Sunday, February 01, 2009

New TV and radio, February launch

Written by Alan Ah Mu

Samoa Observer

APIA- A television station and radio station are to go on air early February. This follows of test transmissions in recent weeks. Both stations are owned by STAR (Samoa Television and Radio) Network.
The new TV station, Star Television, is a free to air service.The new radio, Fetu FM, is to transmit on 93.7 and 104.1 frequencies.
Both services boast of an 80 percent population coverage. Executive Director, broadcaster and journalist Apulu Lance Polu, says it has been a lot of work and a lifetime goal to get the TV and Radio up and running.
“I’ve always wanted to have and operate my own TV and Radio, having worked for the government media during a much controlled environment which I left in 1993 to set up my own media company,” Apulu says.
“Then I waited when the Government announced plans to sell what was SBC,” he says.“However, my bid was rejected very early in the process by the Task Force for the sale headed by Treasury and I knew I had to get around it the long way.”The license was approved last November. Says Apulu, “We are a free to air station and we will be providing local programmes down the line when we have trained staff and we do hope to provide a better product for the public and business community.”Apulu owns STAR Network in partnership with George Pitt of the Cook Islands.


“Getting well trained and experienced staff for journalism and media in Samoa is hard to come by,” he says.
“It was the main vision behind the Journalism and Media Studies Programme now taught at the National University of Samoa. “I initiated the idea as President of JAWS and was fully supported by the Prime Minister Tuilaepa Sa’ilele Malielegaoi way back in 1999.
“It is a challenge for the course to produce well trained Samoans to work in the local media industry which has grown so rapidly over the last 10 years.“But we aim to employ young and dedicated staff, retrain them by honing their skills and talents so they can work all three media - writing, on air presentation, camera work, editing etc. so basically all will be multi skilled.”

Limited Market

“Some people have made reference to the ‘small Samoan market.’“But I know of the Pacific media thriving in markets as small as 10,000 people. “But we are fortunate that others have made the mistakes in the media in Samoa that we hope to avoid. “I think that the key in these small markets is utilizing the available technology and not having unnecessary overheads. “And we will be offering competitive prices that are much lower than the existing advertising rates because of that.”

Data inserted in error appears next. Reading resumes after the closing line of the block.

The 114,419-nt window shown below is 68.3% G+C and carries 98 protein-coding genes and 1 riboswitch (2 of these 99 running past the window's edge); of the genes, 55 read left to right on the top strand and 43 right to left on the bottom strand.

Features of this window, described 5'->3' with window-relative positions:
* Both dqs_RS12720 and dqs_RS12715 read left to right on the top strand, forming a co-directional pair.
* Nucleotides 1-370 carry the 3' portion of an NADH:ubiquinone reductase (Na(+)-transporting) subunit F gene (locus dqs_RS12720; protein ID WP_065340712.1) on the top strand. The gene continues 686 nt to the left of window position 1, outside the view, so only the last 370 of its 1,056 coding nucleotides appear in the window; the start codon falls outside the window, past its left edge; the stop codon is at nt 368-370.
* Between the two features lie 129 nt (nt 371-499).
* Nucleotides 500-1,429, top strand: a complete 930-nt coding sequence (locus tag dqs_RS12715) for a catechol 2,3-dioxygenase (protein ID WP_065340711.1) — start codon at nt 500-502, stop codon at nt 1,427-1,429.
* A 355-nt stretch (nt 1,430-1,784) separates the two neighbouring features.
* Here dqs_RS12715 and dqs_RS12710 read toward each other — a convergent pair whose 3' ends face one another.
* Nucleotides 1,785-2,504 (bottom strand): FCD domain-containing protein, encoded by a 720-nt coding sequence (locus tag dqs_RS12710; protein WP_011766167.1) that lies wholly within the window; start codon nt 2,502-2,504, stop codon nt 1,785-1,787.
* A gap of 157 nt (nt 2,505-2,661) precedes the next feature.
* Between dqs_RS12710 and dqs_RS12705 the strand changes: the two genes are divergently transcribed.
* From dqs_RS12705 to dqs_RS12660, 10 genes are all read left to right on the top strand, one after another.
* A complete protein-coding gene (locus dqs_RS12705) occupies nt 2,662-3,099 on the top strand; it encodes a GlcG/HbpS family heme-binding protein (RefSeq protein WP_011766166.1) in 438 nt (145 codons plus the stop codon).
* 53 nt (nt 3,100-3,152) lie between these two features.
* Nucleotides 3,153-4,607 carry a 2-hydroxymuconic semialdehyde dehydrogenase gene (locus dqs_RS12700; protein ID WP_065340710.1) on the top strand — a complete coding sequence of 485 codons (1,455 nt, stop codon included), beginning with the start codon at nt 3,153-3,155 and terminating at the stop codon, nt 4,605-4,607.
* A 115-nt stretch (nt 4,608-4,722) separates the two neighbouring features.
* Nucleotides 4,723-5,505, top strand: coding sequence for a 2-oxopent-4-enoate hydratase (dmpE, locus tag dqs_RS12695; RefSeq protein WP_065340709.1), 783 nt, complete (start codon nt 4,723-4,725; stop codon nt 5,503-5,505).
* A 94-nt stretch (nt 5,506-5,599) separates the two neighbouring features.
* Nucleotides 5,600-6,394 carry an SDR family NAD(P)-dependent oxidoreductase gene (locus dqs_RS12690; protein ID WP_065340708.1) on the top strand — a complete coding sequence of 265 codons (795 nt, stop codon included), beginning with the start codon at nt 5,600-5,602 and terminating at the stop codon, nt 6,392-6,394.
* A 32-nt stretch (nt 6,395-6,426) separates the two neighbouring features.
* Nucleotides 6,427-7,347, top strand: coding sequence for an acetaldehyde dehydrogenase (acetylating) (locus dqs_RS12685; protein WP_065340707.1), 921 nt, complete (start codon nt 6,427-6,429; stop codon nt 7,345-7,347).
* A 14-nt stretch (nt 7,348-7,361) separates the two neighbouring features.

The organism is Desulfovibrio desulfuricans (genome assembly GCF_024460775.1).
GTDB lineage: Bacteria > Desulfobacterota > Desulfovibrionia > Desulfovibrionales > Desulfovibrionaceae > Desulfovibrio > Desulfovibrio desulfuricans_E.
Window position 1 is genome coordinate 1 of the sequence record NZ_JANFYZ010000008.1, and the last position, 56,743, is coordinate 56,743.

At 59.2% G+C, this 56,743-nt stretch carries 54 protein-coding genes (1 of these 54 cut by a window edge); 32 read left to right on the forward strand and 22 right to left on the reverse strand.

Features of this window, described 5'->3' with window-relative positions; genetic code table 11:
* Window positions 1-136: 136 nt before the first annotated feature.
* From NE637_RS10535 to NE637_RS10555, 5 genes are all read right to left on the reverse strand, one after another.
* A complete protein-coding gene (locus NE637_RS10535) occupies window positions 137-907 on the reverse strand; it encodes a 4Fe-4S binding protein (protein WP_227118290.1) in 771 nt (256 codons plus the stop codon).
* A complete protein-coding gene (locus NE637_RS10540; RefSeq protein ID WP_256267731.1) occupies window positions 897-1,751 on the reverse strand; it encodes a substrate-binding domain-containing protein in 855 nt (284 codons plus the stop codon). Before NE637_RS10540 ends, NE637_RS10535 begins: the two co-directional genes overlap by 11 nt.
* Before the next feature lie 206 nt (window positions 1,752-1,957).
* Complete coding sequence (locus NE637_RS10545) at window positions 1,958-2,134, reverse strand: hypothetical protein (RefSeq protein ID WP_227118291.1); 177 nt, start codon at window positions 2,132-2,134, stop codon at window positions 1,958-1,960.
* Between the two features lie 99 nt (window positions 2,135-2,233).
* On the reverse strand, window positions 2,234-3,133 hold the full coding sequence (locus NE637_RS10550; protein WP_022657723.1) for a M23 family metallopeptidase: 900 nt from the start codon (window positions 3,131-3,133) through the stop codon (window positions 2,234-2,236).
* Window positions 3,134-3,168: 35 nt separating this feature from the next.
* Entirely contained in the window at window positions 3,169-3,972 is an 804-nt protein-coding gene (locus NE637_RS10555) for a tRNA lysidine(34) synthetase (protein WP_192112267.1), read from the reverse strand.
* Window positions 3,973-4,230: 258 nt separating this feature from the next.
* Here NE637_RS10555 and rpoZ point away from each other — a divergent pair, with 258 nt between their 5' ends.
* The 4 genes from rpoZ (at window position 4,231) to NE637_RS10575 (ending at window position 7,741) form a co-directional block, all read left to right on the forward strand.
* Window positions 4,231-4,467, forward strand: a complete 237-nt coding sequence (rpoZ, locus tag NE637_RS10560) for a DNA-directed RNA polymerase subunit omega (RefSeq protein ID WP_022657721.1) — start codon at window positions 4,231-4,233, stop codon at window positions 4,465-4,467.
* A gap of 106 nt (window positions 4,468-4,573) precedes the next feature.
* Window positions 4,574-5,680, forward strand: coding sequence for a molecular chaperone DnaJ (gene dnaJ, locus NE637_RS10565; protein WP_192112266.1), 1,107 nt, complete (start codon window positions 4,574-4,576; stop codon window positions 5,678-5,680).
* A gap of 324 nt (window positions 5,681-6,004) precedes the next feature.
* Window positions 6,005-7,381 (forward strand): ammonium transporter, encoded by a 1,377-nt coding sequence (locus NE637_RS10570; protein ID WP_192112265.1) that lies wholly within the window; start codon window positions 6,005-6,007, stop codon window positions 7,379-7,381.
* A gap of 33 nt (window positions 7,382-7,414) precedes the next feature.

The owners

“George Pitt and I have known each other for a very long time. “He owns the Pitt Media Group in the Cook Islands. “His mother is Samoan and was born in Apia. “We’ve been together on many international media conferences and we were on the first ever delegation of Pacific Journalists and media practitioners to the Peoples Republic of China in 2003 that I led as PINA President. “Pitt’s interest in the whole project is to revive the Christian programming that used to be on TBN which has a big following locally. “We are committed to assigning air time for Christian programming.”Apulu Lance Polu is a broadcaster and journalist who studied as a UNESCO Broadcasting Fellow in Samoa, New Zealand and later Japan. He is a former Head of News and Programmes for the Samoa Broadcasting Services and presented the first TV Local News when TV Samoa was founded in 1993 in which he pushed for a more Samoan image for local TV presenters. He left at the end of that year to establish Talamua Media, a multi-media company that owns the Online News website and other publications. He is the longest serving President of the Journalists Association of Samoa – JAWS from 1989-2003 under which the Journalism and Media Studies programme was launched at the National University of Samoa.He is a former President of PINA (Pacific Islands News Association) and currently represents the Pacific in the Executive Board of the Commonwealth Journalists Association - CJA. His lasting contribution to broadcasting is in the series of Samoan short stories he created in 1982, Palolomua and the follow up Leulupani which is named after a small farm where he was